- - Thursday, February 27, 2020

JERUSALEM — “I care about Israel.”

That’s the slogan of Blue and White party leader Benny Gantz, the main challenger of longtime Likud Prime Minister Benjamin Netanyahu as poll-weary Israelis prepare for their third national election in less than a year Monday.

Despite significant developments since the September election, which produced a second straight electoral tie, there is little evidence that Mr. Gantz’s level of concern will result in an appreciably different result after the votes are counted.

The upshot: Even with President Trump’s long-awaited peace plan on the table, tensions in the region on the rise and Mr. Netanyahu’s impending court date to face corruption charges, the Israeli political stalemate could endure.

If polls are right, the conservative Likud party will win about 35 seats and the center-left Blue and White will receive slightly fewer. Neither party, it is safe to say, has a realistic hope of gaining a majority in the 120-seat Knesset, so the winner of the election will need coalition partners to form a government.



A group of four right-leaning and religious parties is projected to win 24 seats, but it still will not be enough to give Mr. Netanyahu a majority. Mr. Gantz’s path to power is similarly blocked — unless Likud can be persuaded to dump Mr. Netanyahu as part of a grand coalition deal.

With Mr. Netanyahu seeming to gain momentum in the election’s closing days, the usually low-key Mr. Gantz, a former army chief, took a more aggressive tone. He insisted that Mr. Netanyahu was blocking political progress for purely selfish reasons.

“Netanyahu has ended his historic role from a political standpoint. Likud with Bibi cannot form a government, and without Bibi there’s unity,” Mr. Gantz told reporters recently, referring to the prime minister by his widely used nickname.

But Mr. Netanyahu, a master campaigner despite his polarizing reputation, hit back. He mocked Mr. Gantz for declining a one-on-one debate and said the soft-spoken former head of the Israel Defense Forces “can barely get through a TV interview.”

Israel has been in a state of paralysis since the first election in April, and nearly a third of Israelis polled expect an unprecedented fourth election.

Since Mr. Trump rolled out his “deal of the century” in January, Mr. Netanyahu promised to annex parts of the West Bank, the area Israel conquered in 1967. He told a rally in Beit Shemesh last month that “when we win, we will extend sovereignty over all the Jewish communities in Judea and Samaria,” the Hebrew biblical term for the West Bank.

But the government has not started major annexations of Palestinian-claimed land as laid out in Mr. Trump’s plan. Washington reportedly pressured Israel not to act before the election to avoid provoking the Palestinians.

Mr. Gantz has accused Mr. Netanyahu of a “hate crime against democracy” with his attacks on the corruption investigation and the justice system. Mr. Netanyahu is under investigation for suspected corruption in several cases and is expected to have a trial soon after the elections, but he has ignored calls to step down and his own party backed him in a spirited leadership battle last year.

Struggling for traction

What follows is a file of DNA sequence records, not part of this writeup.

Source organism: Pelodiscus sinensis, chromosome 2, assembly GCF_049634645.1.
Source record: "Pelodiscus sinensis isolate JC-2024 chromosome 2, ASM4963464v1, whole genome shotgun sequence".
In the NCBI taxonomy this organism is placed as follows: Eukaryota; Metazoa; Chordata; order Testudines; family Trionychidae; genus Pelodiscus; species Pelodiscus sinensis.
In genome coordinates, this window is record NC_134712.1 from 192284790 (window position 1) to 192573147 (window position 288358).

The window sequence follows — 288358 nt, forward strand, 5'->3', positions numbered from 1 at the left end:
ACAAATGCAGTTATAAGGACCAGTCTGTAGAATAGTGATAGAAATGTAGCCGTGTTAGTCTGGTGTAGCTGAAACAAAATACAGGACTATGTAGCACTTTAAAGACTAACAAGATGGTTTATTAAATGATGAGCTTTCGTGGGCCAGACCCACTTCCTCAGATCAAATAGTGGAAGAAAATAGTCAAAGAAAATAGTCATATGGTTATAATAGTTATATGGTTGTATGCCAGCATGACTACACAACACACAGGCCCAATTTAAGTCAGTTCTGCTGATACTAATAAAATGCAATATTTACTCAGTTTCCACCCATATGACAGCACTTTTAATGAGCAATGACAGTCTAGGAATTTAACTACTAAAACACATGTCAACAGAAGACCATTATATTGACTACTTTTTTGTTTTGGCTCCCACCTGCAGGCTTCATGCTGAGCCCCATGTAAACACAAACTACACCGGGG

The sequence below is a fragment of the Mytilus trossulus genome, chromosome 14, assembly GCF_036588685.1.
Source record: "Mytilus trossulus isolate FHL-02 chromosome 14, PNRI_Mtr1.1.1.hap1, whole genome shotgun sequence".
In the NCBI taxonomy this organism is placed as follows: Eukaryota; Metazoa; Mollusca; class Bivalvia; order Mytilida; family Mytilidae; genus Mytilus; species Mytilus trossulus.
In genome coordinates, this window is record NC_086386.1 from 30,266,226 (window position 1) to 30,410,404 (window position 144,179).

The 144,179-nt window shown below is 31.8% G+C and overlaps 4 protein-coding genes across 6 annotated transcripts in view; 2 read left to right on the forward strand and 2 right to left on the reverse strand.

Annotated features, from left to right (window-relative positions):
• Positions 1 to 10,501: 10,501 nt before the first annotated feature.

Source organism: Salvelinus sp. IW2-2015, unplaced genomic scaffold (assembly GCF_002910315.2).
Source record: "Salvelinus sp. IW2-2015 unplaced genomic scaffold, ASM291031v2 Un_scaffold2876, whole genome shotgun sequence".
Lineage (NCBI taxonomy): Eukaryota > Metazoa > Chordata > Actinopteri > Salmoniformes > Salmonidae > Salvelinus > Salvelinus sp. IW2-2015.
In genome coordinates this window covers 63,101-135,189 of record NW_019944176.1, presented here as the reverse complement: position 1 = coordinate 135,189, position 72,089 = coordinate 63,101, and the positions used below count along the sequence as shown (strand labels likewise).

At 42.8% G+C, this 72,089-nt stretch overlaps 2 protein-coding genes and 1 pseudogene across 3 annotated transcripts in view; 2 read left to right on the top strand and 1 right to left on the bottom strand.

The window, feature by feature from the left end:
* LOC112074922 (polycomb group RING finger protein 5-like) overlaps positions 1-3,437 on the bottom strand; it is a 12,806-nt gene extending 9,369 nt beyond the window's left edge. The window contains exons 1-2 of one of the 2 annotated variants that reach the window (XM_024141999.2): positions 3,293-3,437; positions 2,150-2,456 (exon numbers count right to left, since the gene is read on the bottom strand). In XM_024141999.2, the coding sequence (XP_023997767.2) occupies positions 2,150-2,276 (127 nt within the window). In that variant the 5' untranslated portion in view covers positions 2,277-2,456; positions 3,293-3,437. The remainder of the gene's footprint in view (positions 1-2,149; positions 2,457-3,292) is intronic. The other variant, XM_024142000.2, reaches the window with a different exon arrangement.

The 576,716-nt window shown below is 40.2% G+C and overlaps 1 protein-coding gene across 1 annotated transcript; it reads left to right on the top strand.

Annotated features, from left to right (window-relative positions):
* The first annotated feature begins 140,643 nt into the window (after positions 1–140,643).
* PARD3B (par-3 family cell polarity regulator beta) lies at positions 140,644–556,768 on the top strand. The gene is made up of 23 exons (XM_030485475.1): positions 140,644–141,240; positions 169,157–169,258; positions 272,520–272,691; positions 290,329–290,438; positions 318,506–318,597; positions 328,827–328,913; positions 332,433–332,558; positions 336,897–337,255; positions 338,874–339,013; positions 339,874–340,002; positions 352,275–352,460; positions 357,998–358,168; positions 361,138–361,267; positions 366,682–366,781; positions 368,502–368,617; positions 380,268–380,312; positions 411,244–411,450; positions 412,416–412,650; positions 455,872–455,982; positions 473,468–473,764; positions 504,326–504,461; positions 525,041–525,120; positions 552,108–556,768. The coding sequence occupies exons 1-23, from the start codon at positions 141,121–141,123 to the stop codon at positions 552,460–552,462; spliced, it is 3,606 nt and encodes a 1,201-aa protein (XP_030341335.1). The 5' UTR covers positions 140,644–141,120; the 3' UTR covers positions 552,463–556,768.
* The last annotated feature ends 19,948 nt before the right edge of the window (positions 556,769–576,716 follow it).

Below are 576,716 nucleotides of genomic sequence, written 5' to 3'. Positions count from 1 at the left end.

Mr. Gantz heads a party that is heavy on former generals and has partnered with the populist centrist Yair Lapid. But the anti-Netanyahu coalition struggled to increase its Knesset share in the first two elections and did not attract enough allies to form a coalition government.

Mr. Netanyahu also faced several hurdles in the run-up to Monday’s vote.

Gaza-based militants from the Palestinian Islamic Jihad, a movement backed by Iran, fired almost 100 rockets at Israel to protest the Trump peace plan and the planned settlement expansions. The rockets were intercepted by Israel’s Iron Dome air defense system.

Sen. Bernard Sanders of Vermont, the Democratic presidential front-runner, launched a harsh personal attack on Mr. Netanyahu at a recent primary debate. He called the Israeli prime minister a “reactionary racist” and vowed to skip the annual Washington gathering next week of the American Israel Public Affairs Committee, a pro-Israel lobby.

Mr. Netanyahu has promised to move ahead with delayed annexations outlined under the Trump peace plan if he wins a decisive victory Monday. Mr. Gantz said he favored negotiations with the U.S. and Palestinians over unilateral action.

As in the past two elections, Avigdor Lieberman, a former defense minister and onetime Netanyahu ally, could hold the keys to the prime ministership. His Yisrael Beiteinu party could have the balance of power in coalition negotiations, and his refusal to accept Mr. Netanyahu as the head of any new government has torpedoed all efforts in the past year to construct a workable government.

In April last year, Israel had 5.8 million eligible voters. Today, there are 5.9 million eligible voters out of the 9.1 million Israelis.

Turnout may be one more wildcard.

Israel is one of the first countries to hold a major national election since the coronavirus crisis emerged in China and quickly spread around the globe.

Fears of the virus, which has infected several Israelis, may keep as many as 400,000 Israeli voters home, reports warn.

Perhaps reflecting the fatigue of the electorate, the parties have toned down visible campaigning. Few posters have hung on city walls, and fewer cars have been blaring electoral messages and campaign songs.

“The key question on Monday may be which side — the ‘no-more-Netanyahus’ or the ‘only-Bibi-ers’ — makes the greater effort to actually turn up and vote,” author and journalist David Horovitz wrote in The Times of Israel. “And that will at least partially depend on which of the two rivals — the desperately vigorous Netanyahu or the insistently understated Gantz — is better able to inspire them to do so.”

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